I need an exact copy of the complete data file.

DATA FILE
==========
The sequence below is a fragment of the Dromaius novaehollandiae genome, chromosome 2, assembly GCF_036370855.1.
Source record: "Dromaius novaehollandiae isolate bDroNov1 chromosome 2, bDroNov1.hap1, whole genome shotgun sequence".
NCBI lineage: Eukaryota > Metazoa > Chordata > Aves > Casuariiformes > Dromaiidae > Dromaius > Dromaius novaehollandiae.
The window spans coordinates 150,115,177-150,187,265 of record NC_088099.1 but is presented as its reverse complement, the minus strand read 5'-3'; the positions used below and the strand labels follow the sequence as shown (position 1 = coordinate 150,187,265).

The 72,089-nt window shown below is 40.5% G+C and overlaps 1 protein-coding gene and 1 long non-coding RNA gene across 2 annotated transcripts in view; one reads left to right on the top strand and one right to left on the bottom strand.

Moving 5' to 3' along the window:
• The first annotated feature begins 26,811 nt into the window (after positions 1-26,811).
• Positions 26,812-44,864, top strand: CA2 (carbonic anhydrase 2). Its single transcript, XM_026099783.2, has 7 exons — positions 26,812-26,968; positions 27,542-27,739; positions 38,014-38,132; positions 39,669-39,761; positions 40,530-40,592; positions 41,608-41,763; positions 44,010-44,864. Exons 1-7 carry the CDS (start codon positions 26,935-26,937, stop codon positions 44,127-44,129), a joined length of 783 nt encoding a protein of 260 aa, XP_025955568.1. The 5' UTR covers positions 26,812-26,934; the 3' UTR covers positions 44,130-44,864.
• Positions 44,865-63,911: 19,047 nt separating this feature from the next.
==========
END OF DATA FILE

The sequence below is a fragment of the Dromaius novaehollandiae genome, chromosome 2, assembly GCF_036370855.1.
Source record: "Dromaius novaehollandiae isolate bDroNov1 chromosome 2, bDroNov1.hap1, whole genome shotgun sequence".
NCBI lineage: Eukaryota > Metazoa > Chordata > Aves > Casuariiformes > Dromaiidae > Dromaius > Dromaius novaehollandiae.
The window spans coordinates 150,115,177-150,187,265 of record NC_088099.1 but is presented as its reverse complement, the minus strand read 5'-3'; the positions used below and the strand labels follow the sequence as shown (position 1 = coordinate 150,187,265).

The 72,089-nt window shown below is 40.5% G+C and overlaps 1 protein-coding gene and 1 long non-coding RNA gene across 2 annotated transcripts in view; one reads left to right on the top strand and one right to left on the bottom strand.

Moving 5' to 3' along the window:
• The first annotated feature begins 26,811 nt into the window (after positions 1-26,811).
• Positions 26,812-44,864, top strand: CA2 (carbonic anhydrase 2). Its single transcript, XM_026099783.2, has 7 exons — positions 26,812-26,968; positions 27,542-27,739; positions 38,014-38,132; positions 39,669-39,761; positions 40,530-40,592; positions 41,608-41,763; positions 44,010-44,864. Exons 1-7 carry the CDS (start codon positions 26,935-26,937, stop codon positions 44,127-44,129), a joined length of 783 nt encoding a protein of 260 aa, XP_025955568.1. The 5' UTR covers positions 26,812-26,934; the 3' UTR covers positions 44,130-44,864.
• Positions 44,865-63,911: 19,047 nt separating this feature from the next.